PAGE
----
Technical writing–have you ever wondered if it could be right for you?
We’ve talked about technical writing here on Freelance Writing Jobs before. In this post, I include technical writing as one of twelve high paying writing jobs.
Even in this economy, technical writing is one area where one can still earn good money. John Hewitt, writing at PoeWar, lists the annual income of technical writers as ranging from $42,000 to $63,000. For a senior technical writer, the income range is $56,000 to $81,000.
Fortunately, technical writing is one area where I can share my personal experiences. I worked in this area for nearly a dozen years.
What Do Technical Writers Do?
Many people think that a technical writer’s main focus is on creating user manuals in the software industry. While this is still a part of what many technical writers do, technical writers actually work in many different industries.
Any time a non-technical audience needs to understand technical or detailed information, a technical writer can provide a clear explanation.
Some of the projects that I’ve personally tackled as a technical writer include:
- Creating context-sensitive software help systems
- Creating training materials
- Updating a company’s intranet
- Developing a corporate style guide
- Editing company newsletters
- Researching agile programming technique
- Testing software applications
- Revising and structuring documentation for medical equipment
- Creating flowcharts for corporate processes
As a technical writer, I worked directly with the hardware or software development team. I also attended meetings and interviewed developers when necessary.
What Skills Do You Need to Be a Technical Writer?
Most companies prefer that a technical writer have a college degree (although not always in technical writing). In this economy, I would strongly recommend that would-be technical writers have some technical writing training.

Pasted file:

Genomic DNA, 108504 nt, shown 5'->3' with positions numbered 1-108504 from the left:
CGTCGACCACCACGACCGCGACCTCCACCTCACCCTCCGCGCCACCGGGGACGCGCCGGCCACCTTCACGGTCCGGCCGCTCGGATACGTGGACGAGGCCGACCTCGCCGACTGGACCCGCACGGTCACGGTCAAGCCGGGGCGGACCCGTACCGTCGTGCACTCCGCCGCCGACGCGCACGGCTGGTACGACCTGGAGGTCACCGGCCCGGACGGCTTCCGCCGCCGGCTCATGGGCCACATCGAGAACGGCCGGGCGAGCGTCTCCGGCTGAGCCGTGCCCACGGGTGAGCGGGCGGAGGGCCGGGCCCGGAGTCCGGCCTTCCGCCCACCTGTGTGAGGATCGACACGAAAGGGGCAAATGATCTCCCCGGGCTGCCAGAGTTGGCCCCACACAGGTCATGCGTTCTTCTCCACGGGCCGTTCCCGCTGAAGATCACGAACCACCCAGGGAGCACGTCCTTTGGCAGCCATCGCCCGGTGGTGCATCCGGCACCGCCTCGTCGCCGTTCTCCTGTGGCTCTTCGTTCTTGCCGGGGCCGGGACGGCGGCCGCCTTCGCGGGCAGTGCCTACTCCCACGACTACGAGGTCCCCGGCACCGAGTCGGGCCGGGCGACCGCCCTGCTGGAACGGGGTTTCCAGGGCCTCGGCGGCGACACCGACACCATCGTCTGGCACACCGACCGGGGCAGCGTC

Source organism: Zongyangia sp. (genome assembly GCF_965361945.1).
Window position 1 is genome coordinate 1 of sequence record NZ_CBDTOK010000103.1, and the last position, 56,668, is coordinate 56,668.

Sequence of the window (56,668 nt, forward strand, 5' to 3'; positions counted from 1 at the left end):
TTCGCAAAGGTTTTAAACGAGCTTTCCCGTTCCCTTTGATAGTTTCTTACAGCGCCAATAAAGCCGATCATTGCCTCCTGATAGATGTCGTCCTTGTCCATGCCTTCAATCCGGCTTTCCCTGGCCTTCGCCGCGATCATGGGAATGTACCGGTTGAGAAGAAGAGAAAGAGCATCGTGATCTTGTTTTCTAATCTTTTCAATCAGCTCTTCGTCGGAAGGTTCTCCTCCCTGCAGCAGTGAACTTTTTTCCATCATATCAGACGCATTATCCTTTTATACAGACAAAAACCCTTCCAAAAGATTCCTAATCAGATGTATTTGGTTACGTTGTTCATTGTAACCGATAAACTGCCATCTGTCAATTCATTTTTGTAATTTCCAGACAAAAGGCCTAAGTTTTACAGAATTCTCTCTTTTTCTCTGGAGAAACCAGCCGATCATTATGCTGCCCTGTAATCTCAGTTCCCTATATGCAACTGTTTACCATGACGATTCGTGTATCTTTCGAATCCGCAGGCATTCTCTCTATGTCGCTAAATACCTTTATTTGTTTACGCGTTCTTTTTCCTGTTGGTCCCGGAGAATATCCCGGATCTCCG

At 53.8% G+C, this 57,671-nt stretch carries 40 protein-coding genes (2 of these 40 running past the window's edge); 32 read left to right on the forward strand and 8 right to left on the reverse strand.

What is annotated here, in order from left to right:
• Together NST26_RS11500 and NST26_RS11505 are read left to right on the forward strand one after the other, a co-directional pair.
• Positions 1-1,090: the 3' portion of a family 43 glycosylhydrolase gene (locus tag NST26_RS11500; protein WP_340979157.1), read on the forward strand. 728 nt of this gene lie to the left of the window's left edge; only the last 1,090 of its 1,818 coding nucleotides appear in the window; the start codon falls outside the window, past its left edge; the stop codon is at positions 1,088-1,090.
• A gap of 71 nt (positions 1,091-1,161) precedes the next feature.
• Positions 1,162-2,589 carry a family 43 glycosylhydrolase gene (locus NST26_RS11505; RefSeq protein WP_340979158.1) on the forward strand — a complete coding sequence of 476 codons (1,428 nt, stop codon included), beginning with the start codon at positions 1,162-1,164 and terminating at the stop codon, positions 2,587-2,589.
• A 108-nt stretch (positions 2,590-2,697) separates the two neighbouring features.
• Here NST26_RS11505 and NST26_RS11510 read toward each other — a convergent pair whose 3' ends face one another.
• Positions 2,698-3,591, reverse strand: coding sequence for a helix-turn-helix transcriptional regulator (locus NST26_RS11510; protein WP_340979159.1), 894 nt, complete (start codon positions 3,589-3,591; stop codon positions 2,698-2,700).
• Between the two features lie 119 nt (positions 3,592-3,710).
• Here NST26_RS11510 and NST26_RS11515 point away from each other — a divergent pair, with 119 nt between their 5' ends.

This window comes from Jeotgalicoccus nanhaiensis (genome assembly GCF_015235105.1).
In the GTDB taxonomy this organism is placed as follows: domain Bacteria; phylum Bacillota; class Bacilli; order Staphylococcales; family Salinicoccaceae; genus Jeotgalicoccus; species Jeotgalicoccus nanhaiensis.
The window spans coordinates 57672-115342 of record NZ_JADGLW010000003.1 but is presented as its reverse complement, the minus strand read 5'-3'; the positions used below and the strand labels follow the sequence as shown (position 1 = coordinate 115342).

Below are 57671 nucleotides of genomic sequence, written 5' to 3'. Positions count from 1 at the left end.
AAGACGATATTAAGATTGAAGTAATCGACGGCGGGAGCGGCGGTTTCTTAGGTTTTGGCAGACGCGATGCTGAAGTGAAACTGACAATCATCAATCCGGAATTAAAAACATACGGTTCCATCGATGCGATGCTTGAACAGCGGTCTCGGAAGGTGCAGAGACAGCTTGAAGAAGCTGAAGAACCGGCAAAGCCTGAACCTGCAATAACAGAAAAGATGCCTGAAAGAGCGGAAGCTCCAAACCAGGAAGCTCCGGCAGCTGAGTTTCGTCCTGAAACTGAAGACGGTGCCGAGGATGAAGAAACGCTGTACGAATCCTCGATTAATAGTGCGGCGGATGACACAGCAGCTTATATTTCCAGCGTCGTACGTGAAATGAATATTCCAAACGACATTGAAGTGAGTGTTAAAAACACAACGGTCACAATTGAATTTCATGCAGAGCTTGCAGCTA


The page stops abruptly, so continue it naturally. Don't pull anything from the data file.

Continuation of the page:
Many colleges have technical writing programs for professionals who already have another degree. There are also distance-learning programs available that allow you to study from home. (Be sure to pick a reputable school.) Also, don’t forget that the STC offers informational programs for technical writers.
In addition to formal education, some personality traits are helpful to technical writers:
- Ability to learn new things very quickly. Often, you will be writing about products that are in the process of being created. You may be among the first to use a new product.
- Good people skills. Technical writers often work as part of a development team. They must be able to interact with others to get the information that they need to do their job.
- Attention to detail. Accuracy is crucial for technical writers. Materials that the writer develops must correctly reflect the product or service that they are writing about.
A technical writer is expected to understand the tools that the company uses to create its materials. While Microsoft Word is popular, a technical writer may be required to understand more specialized tools such as Adobe RoboHelp, MadCap Flare, Adobe FrameMaker, and many others. A good understanding of HTML and other web languages is also helpful. (Over the years, I’ve had to learn well over a dozen very different, very specific tools.)
Is There a Future for Technical Writing?
As the information economy expands, there are more and more job opportunities for technical writers.
In fact, according to Web Worker Daily technical writing is number 13 on the Careercast list of the top jobs for 2010. Technical writing also made the most recent CNNMoney list of 50 top jobs.
The U.S. government also agrees that technical writing still has a bright future. In the most recent U.S. Occupational Outlook handbook it states that jobs in technical writing are expected to grow faster than average.
(It’s important to disclose that I live in Texas, a state with a huge technology community. While technical writing work can be found everywhere and some work can be done remotely, the opportunities in a state like Texas may be greater than those in other states.)
Technical writing has a fairly high learning curve. Not only must technical writers learn about the product they are documenting, they also must be familiar with the authoring tools that the company uses, and with the company’s own writing standards.
For this reason, when a company finds a good technical writer they usually keep them on board. Independent technical writing contractors often return to the same company to work over and over again.
Does technical writing sound interesting to you? Do you have any other questions?